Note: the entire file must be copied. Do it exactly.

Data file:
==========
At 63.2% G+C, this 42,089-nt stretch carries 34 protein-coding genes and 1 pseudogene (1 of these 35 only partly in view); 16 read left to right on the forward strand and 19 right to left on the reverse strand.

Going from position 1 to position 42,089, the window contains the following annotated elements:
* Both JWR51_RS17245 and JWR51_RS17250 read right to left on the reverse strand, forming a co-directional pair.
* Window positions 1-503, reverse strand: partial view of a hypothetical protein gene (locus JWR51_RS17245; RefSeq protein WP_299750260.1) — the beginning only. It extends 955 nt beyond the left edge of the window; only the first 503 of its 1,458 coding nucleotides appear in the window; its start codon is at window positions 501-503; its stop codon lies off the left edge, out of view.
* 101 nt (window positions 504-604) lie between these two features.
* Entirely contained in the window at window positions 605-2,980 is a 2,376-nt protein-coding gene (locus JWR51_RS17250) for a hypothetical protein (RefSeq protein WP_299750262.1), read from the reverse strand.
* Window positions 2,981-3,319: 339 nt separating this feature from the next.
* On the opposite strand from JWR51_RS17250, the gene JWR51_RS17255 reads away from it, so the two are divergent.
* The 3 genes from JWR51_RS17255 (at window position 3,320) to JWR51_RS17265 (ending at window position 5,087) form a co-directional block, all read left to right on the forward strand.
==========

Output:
At 63.2% G+C, this 42,089-nt stretch carries 34 protein-coding genes and 1 pseudogene (1 of these 35 only partly in view); 16 read left to right on the forward strand and 19 right to left on the reverse strand.

Going from position 1 to position 42,089, the window contains the following annotated elements:
* Both JWR51_RS17245 and JWR51_RS17250 read right to left on the reverse strand, forming a co-directional pair.
* Window positions 1-503, reverse strand: partial view of a hypothetical protein gene (locus JWR51_RS17245; RefSeq protein WP_299750260.1) — the beginning only. It extends 955 nt beyond the left edge of the window; only the first 503 of its 1,458 coding nucleotides appear in the window; its start codon is at window positions 501-503; its stop codon lies off the left edge, out of view.
* 101 nt (window positions 504-604) lie between these two features.
* Entirely contained in the window at window positions 605-2,980 is a 2,376-nt protein-coding gene (locus JWR51_RS17250) for a hypothetical protein (RefSeq protein WP_299750262.1), read from the reverse strand.
* Window positions 2,981-3,319: 339 nt separating this feature from the next.
* On the opposite strand from JWR51_RS17250, the gene JWR51_RS17255 reads away from it, so the two are divergent.
* The 3 genes from JWR51_RS17255 (at window position 3,320) to JWR51_RS17265 (ending at window position 5,087) form a co-directional block, all read left to right on the forward strand.